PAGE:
Americans want limits on bailed-out banks’ pay

WASHINGTON - The overwhelming majority of Americans think executive compensation is too high and most want the government to set pay and bonuses for banks that took bailout money, an opinion poll released on Thursday suggests.

By (Reuters)

Published: Fri 22 Jan 2010, 12:30 AM

Last updated: Mon 6 Apr 2015, 9:23 AM

The Thomson Reuters/Ipsos poll of 1,006 adults also found that nearly 60 percent ranked executive pay and bonuses among their top five concerns about the U.S. economy.

The results underscore the growing resentment and outrage over multimillion-dollar Wall Street bonuses — particularly at firms that received taxpayer money — when the nation’s jobless rate sits at a painfully high 10 percent.

Those job losses were the consequence of the deepest recession since the Great Depression, and risky bank loans were among the biggest causes of the meltdown.

Many economists think the practice of giving out lavish annual bonuses that reward short-term gains encourages risky behavior because there are no consequences if those bets later turn bad.

For President Barack Obama, the risk is this resentment turns into voter anger in an important congressional election year. His Democratic party suffered an embarrassing defeat in a special U.S. Senate election in Massachusetts this week.

Obama has been taking a more populist stance, and on Thursday proposed stricter limits on financial risk-taking. The Ipsos online poll was conducted Jan. 15-19, before Obama’s announcement.

Some critics think the Obama administration may have previously underestimated the public outrage and focused too much attention on healthcare reform at the expense of a regulatory crackdown that might have curbed executive pay.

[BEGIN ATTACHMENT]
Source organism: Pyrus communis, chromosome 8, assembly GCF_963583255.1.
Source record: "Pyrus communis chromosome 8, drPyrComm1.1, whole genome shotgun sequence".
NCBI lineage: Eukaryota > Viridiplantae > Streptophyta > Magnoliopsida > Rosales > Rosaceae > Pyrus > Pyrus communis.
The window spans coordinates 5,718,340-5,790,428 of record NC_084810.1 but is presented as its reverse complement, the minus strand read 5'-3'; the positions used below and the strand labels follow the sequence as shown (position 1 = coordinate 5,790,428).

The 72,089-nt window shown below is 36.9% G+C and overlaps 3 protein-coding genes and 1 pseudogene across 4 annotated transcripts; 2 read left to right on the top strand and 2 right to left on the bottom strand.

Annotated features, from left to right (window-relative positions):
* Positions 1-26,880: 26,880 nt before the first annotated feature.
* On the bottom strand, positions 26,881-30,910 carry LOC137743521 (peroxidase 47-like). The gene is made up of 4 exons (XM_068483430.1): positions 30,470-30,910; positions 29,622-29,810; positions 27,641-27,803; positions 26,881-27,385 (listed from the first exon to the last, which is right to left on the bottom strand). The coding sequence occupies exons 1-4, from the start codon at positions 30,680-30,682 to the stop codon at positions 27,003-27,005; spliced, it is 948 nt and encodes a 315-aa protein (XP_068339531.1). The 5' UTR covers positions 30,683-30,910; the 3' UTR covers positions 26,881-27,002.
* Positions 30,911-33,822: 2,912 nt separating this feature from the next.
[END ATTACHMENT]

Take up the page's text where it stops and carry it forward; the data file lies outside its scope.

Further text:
The polling sample was taken from Ipsos’ U.S. online panel. The firm said statistical margins of error do not apply to online polls because they are based on samples drawn from opt-in online panels, not on random population samples.

Half of those polled were asked about whether government should have any say on pay at bailed-out firms, while the other half were asked the same question about banks that had repaid those taxpayer funds.

Some 62 percent thought banks that took government money ought to have their executive pay determined by the government, but only 43 percent thought Washington should dictate pay at firms that had given the money back.

Overall, 87 percent thought executive pay and bonuses were somewhat or much too high.

Goldman Sachs Group Inc, which has repaid its bailout money, has been at the center of the bonus controversy and announced on Thursday that it had cut its bonus pool and given $500 million to charity.

Some European officials have pushed hard for hard caps on executive pay as a way of discouraging excessive risk-taking, but the United States has rejected that as unworkable.

Instead, the United States has proposed various schemes such as giving shareholders more say in setting pay, linking bonuses to risk levels, or establishing “claw-back” provisions that would force bankers to give back big checks if their bets later prove to be costly.

Joseph Stiglitz, a Columbia University professor and Nobel laureate economist, said it was essential that regulation address the issue of perverse incentives that drive banks to make risky bets under the assumption that the U.S. government will step in if things go horribly wrong.

He said what was particularly galling for many Americans was that the bailout money was pitched as a way to get banks to lend more money. However, lending actually contracted, while banks have made huge profits by trading and investing in emerging markets such as Brazil.

“What we should have done is take that money and allocate it disproportionately to the lending institutions and not to the gambling institutions,” he said.

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